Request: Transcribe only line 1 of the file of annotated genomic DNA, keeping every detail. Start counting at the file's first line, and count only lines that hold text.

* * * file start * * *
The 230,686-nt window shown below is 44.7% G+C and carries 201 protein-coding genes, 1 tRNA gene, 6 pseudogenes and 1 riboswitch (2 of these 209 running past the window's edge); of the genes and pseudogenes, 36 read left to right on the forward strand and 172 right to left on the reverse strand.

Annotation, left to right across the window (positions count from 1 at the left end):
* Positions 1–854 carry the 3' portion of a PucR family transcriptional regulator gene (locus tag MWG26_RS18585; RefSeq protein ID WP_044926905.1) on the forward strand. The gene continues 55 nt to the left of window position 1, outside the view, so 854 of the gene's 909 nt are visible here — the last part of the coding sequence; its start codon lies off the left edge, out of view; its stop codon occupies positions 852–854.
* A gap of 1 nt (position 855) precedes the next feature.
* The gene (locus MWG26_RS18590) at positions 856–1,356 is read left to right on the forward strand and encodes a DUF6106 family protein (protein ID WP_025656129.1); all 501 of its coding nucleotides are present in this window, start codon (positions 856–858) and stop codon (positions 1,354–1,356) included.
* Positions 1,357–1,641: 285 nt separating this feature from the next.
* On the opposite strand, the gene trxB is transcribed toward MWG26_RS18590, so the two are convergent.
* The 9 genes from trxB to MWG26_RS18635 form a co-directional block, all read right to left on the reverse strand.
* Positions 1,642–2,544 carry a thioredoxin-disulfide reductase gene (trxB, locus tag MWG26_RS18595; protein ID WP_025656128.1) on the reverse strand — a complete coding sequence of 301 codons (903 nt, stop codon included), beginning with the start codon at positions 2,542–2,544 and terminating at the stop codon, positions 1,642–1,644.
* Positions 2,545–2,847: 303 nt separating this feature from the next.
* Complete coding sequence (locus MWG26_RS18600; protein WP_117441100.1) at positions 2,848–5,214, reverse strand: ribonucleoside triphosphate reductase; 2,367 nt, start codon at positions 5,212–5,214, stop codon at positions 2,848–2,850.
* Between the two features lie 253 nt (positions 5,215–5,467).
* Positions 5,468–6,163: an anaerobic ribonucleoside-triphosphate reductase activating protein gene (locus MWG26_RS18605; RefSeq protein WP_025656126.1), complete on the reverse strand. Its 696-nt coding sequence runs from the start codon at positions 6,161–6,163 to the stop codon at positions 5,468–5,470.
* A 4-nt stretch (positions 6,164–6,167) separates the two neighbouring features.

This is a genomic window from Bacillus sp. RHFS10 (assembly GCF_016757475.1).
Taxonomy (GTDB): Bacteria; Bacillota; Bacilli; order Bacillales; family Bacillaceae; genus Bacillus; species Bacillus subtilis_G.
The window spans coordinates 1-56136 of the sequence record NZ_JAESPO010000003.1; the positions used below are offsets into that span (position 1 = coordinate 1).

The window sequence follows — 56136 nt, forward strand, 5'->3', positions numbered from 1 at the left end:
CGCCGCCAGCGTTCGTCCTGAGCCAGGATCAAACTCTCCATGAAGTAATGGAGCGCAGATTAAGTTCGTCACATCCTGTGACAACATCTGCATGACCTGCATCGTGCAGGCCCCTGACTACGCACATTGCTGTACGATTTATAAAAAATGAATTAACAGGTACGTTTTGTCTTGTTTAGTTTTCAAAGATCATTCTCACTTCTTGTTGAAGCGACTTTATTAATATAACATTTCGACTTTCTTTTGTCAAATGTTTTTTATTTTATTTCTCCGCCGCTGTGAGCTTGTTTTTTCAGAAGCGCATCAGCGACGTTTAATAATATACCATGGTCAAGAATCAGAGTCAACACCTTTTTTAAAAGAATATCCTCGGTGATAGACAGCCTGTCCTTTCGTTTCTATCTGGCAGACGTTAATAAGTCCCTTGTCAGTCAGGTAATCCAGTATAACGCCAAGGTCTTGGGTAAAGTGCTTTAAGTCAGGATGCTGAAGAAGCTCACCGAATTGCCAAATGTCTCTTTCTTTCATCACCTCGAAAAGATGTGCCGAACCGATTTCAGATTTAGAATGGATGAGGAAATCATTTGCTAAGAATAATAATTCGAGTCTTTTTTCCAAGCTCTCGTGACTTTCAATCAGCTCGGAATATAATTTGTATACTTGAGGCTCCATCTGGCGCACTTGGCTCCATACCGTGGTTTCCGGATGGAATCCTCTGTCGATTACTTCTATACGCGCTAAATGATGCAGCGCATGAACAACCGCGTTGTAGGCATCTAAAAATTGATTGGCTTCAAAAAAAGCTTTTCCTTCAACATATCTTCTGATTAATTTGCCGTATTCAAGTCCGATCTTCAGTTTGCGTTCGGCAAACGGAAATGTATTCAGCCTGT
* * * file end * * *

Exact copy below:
The 230,686-nt window shown below is 44.7% G+C and carries 201 protein-coding genes, 1 tRNA gene, 6 pseudogenes and 1 riboswitch (2 of these 209 running past the window's edge); of the genes and pseudogenes, 36 read left to right on the forward strand and 172 right to left on the reverse strand.